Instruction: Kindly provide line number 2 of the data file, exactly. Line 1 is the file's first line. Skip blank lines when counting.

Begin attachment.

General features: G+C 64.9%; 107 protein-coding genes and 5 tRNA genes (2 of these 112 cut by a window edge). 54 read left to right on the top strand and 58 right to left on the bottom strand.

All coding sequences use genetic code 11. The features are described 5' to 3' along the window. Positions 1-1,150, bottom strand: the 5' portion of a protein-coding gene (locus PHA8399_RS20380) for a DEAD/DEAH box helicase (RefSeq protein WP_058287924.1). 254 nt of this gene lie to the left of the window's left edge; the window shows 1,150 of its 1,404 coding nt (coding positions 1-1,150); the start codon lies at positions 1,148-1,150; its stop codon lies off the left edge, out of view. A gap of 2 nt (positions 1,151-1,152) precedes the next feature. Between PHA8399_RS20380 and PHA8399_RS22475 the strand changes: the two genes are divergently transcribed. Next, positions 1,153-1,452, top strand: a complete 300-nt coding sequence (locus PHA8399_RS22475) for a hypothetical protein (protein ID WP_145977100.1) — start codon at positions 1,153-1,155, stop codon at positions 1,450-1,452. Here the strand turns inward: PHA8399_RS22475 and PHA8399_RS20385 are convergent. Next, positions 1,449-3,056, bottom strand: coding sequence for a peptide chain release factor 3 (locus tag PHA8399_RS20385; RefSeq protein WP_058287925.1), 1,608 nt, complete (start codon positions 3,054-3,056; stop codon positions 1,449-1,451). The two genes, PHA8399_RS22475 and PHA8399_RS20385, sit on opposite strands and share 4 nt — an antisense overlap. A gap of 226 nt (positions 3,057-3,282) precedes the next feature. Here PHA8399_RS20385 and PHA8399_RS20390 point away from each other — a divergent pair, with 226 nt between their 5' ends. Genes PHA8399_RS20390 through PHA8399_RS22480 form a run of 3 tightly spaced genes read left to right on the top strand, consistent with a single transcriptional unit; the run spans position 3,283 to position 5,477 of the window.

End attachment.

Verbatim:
All coding sequences use genetic code 11. The features are described 5' to 3' along the window. Positions 1-1,150, bottom strand: the 5' portion of a protein-coding gene (locus PHA8399_RS20380) for a DEAD/DEAH box helicase (RefSeq protein WP_058287924.1). 254 nt of this gene lie to the left of the window's left edge; the window shows 1,150 of its 1,404 coding nt (coding positions 1-1,150); the start codon lies at positions 1,148-1,150; its stop codon lies off the left edge, out of view. A gap of 2 nt (positions 1,151-1,152) precedes the next feature. Between PHA8399_RS20380 and PHA8399_RS22475 the strand changes: the two genes are divergently transcribed. Next, positions 1,153-1,452, top strand: a complete 300-nt coding sequence (locus PHA8399_RS22475) for a hypothetical protein (protein ID WP_145977100.1) — start codon at positions 1,153-1,155, stop codon at positions 1,450-1,452. Here the strand turns inward: PHA8399_RS22475 and PHA8399_RS20385 are convergent. Next, positions 1,449-3,056, bottom strand: coding sequence for a peptide chain release factor 3 (locus tag PHA8399_RS20385; RefSeq protein WP_058287925.1), 1,608 nt, complete (start codon positions 3,054-3,056; stop codon positions 1,449-1,451). The two genes, PHA8399_RS22475 and PHA8399_RS20385, sit on opposite strands and share 4 nt — an antisense overlap. A gap of 226 nt (positions 3,057-3,282) precedes the next feature. Here PHA8399_RS20385 and PHA8399_RS20390 point away from each other — a divergent pair, with 226 nt between their 5' ends. Genes PHA8399_RS20390 through PHA8399_RS22480 form a run of 3 tightly spaced genes read left to right on the top strand, consistent with a single transcriptional unit; the run spans position 3,283 to position 5,477 of the window.